Finnikin of the Rock and his guardian, Sir Topher, have not been home to their beloved Lumatere for ten years. Not since the dark days when the royal family was murdered and the kingdom put under a terrible curse. But then Finnikin is summoned to meet Evanjalin, a young woman with an incredible claim: the heir to the throne of Lumatere, Prince Balthazar, is alive.
Evanjalin is determined to return home and she is the only one who can lead them to the heir. As they journey together, Finnikin is affected by her arrogance…and her hope. He begins to believe he will see his childhood friend, Prince Balthazar, again. And that their cursed people will be able to enter Lumatere and be reunited with those trapped inside. He even believes he will find his imprisoned father.
But Evanjalin is not what she seems. And the truth will test not only Finnikin’s faith in her…but in himself
I want to start off by asking a rhetorical question: why did it take me so long to read any Marchetta? Everyone seems to love her and Saving Francesca has been on my TBR for awhile. I was feeling like some fantasy after a weekend of stats homework, and Finnikin was right there waiting for me. And I love it.
This is classic fantasy, all swords and magic and evil, imposter kings. Finnikin is fighting to recover his beloved land of Lumatere, a decade after the royal family was slaughtered and the kingdom closed by impenetrable gates and black mist. Lumatere is lost to most, but not to Finnikin and his mentor, Sir Topher, nor the badass novice, Evanjalin. Evanjalin is not all she seems, and this is her story as much as it is Finnikin’s. We see them fight to gather the old aristocracy, the ones loyal to the murdered royal family, and begin to make a resistance to the false-king of lost Lumatere. This is a fast-paced story that doesn’t languish anywhere even though the party travels through most of the novel. They are forced to fight, to steal, to cheat, to kill, all just to get back to the land of their birth. Evanjalin is supposedly promised to Balthazar, the heir who lived, but Finnikin has been hearing some freaky prophecy since he was a child, so we don’t know anything, really. There is a love story, but it is so subtle as to hardly exist at all (at least in the first half). Finnikin’s father, Trevanion, and his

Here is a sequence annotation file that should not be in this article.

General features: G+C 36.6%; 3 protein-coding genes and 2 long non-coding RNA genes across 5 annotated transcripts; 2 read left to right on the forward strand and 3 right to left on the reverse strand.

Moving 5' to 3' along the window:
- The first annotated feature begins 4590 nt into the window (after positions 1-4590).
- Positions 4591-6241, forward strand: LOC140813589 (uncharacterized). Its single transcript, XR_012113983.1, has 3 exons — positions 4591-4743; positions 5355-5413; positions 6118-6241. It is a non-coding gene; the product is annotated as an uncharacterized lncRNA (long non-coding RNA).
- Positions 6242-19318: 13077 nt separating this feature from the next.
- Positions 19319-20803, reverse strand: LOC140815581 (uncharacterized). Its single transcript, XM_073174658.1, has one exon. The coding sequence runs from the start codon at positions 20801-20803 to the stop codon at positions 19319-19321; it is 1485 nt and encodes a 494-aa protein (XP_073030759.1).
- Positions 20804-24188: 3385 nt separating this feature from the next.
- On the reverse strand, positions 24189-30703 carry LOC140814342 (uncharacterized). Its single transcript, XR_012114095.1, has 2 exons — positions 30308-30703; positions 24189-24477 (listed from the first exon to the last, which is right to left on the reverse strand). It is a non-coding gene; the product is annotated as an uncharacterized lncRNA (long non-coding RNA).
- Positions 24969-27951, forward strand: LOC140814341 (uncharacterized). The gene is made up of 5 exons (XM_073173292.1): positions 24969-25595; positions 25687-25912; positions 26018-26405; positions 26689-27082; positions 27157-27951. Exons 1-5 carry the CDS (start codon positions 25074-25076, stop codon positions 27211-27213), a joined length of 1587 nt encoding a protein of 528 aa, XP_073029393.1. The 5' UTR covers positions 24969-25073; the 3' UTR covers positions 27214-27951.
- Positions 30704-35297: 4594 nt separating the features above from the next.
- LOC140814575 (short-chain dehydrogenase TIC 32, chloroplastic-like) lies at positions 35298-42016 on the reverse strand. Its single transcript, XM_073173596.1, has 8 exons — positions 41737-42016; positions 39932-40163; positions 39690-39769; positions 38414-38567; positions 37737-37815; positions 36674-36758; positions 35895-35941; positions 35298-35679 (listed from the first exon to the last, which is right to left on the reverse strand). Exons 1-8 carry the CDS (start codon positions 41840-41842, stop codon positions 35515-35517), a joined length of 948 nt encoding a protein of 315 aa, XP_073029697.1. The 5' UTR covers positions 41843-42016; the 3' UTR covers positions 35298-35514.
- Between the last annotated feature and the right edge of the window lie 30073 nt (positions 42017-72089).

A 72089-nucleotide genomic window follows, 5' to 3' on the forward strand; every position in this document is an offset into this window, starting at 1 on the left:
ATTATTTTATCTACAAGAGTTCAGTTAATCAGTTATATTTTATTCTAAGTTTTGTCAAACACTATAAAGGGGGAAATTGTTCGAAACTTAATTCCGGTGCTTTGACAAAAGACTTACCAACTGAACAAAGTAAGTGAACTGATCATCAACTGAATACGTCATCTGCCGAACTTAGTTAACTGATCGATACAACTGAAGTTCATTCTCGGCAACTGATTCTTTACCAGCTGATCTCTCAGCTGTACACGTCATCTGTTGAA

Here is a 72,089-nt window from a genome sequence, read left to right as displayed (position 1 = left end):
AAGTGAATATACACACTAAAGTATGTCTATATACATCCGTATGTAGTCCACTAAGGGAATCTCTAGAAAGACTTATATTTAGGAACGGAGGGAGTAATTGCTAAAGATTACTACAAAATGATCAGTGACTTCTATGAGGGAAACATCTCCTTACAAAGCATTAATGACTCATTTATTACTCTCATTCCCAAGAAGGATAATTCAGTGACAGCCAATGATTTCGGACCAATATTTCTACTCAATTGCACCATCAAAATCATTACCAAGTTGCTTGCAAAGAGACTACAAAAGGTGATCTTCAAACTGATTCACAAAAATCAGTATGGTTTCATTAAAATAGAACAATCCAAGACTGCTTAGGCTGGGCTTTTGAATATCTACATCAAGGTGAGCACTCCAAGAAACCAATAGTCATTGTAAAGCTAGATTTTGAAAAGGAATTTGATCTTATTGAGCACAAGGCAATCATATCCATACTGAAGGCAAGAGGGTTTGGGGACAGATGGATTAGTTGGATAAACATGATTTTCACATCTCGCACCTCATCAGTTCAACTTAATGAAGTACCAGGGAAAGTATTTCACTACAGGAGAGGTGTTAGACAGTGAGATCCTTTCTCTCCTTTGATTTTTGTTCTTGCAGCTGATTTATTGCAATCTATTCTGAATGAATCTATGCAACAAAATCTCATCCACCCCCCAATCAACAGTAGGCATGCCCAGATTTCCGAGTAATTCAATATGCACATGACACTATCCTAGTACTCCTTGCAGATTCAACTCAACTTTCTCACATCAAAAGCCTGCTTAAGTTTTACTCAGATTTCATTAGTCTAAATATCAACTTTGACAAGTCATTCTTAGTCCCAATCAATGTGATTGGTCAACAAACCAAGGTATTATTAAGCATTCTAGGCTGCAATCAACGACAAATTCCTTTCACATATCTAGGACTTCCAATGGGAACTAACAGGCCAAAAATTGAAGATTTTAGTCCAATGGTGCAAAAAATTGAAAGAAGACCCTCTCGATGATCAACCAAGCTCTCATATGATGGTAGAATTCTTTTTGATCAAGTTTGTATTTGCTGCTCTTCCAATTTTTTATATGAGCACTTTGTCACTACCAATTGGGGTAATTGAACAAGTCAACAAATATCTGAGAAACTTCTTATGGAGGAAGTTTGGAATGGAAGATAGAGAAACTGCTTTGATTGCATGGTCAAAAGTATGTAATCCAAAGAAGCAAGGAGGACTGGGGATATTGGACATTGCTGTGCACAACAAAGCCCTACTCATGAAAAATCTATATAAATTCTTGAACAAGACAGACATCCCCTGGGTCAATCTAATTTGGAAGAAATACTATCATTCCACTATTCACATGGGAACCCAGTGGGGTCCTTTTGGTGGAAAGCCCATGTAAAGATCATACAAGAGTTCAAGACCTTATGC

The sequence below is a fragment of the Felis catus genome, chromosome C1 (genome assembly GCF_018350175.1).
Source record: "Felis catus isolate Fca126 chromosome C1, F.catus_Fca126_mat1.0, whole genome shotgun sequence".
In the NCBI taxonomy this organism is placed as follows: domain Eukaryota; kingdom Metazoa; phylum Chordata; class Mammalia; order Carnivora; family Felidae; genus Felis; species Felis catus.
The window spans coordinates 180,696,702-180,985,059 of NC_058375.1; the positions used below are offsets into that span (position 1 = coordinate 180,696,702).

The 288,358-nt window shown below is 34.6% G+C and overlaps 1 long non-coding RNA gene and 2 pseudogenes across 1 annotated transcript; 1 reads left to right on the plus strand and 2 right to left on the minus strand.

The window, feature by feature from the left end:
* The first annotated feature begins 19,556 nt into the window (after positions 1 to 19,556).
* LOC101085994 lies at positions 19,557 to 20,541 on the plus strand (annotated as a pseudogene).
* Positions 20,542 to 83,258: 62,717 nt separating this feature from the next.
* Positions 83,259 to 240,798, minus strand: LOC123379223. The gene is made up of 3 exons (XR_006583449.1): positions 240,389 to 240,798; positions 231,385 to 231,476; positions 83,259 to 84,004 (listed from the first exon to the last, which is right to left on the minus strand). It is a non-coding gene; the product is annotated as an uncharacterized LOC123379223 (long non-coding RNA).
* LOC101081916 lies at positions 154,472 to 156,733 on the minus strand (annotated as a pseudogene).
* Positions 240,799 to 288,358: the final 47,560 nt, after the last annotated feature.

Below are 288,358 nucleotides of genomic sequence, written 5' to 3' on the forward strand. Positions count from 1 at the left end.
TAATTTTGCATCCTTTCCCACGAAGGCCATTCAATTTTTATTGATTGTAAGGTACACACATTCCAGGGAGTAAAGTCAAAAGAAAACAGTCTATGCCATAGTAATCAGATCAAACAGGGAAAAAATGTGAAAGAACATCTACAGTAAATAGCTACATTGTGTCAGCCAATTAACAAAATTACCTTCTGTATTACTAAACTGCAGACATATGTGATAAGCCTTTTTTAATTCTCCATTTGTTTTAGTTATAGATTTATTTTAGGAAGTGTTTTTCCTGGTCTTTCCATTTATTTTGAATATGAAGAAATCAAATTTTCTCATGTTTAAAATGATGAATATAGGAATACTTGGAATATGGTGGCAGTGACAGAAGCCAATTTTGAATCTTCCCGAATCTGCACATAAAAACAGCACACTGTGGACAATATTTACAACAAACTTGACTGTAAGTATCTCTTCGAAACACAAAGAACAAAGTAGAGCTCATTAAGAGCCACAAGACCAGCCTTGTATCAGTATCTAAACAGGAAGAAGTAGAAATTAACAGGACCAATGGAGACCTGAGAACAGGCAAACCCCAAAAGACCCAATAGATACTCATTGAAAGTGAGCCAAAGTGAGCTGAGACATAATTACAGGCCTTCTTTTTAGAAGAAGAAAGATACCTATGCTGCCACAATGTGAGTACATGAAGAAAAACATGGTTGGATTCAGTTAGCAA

band of merry men King’s Guard are reunited eventually, and then things begin to get real.
I sat around at class, in my apartment, on the bus, and tried to tease this prophecy of Finnikin’s out in my head. I got to about chapter nineteen before I thought I knew what it meant. At this point, it is clear that Finnikin and Evanjalin are in love, but what is not clear is is the heir actually lives. The exiles begin to make their way home to Lumatere. At around this same time, Marchetta manages to humanize Froi, a character I haven’t mentioned yet. Froi is a Lumateran orphan who is basically a feral child. He steals from Evanjalin the first time we see him, and then he tries to rape her. I was hoping someone would kill him, or sell him to the Sorel slave traders, but Froi begins turning into something else, something I’m interested in seeing. Finnikin is fickle and has a tendency to turn on people, even Evanjalin, at the slightest provocation. Evanjalin, and even Froi, eventually, became the heroes of this novel to me. Evanjalin is stronger than all these men, if not physically then psychically and emotionally, and she manipulates them as she sees fit. Her manipulations, however, are not out of malice or a desire to hurt; she just knows what needs to be done to accomplish the goal of retaking Lumatere.
The twist is one I wasn’t expecting, though I may be in the minority here. It made me love the characters even more, but it made me feel even worse for Finnikin. He’s so rigid in his beliefs of what his purpose is, and he is challenged at every turn. He no longer knows who he is or where he stands. I love Froi’s voice as he narrated these chapters, and the love story is so immensely powerful after the twist is revealed. I hated everyone at the end–Finnikin, Evanjalin, everyone–because they’re all so hard-headed and wrong. They’re all wrong and right at once. They are self-righteous and stubborn, two traits that drive me up a wall. Finnikin is especially annoying, because he is at once self-righteous and plagued by survivor’s guilt. I wanted to scream at him to let it go, and Evanjalin can be no better. She has never really known how to compromise, and in her position at the end of the book, she doesn’t have to. All of that means nothing, though, because I loved this story to distraction.
This is a beautiful story of betrayal and darkness, love and victory, and it shouldn’t be missed.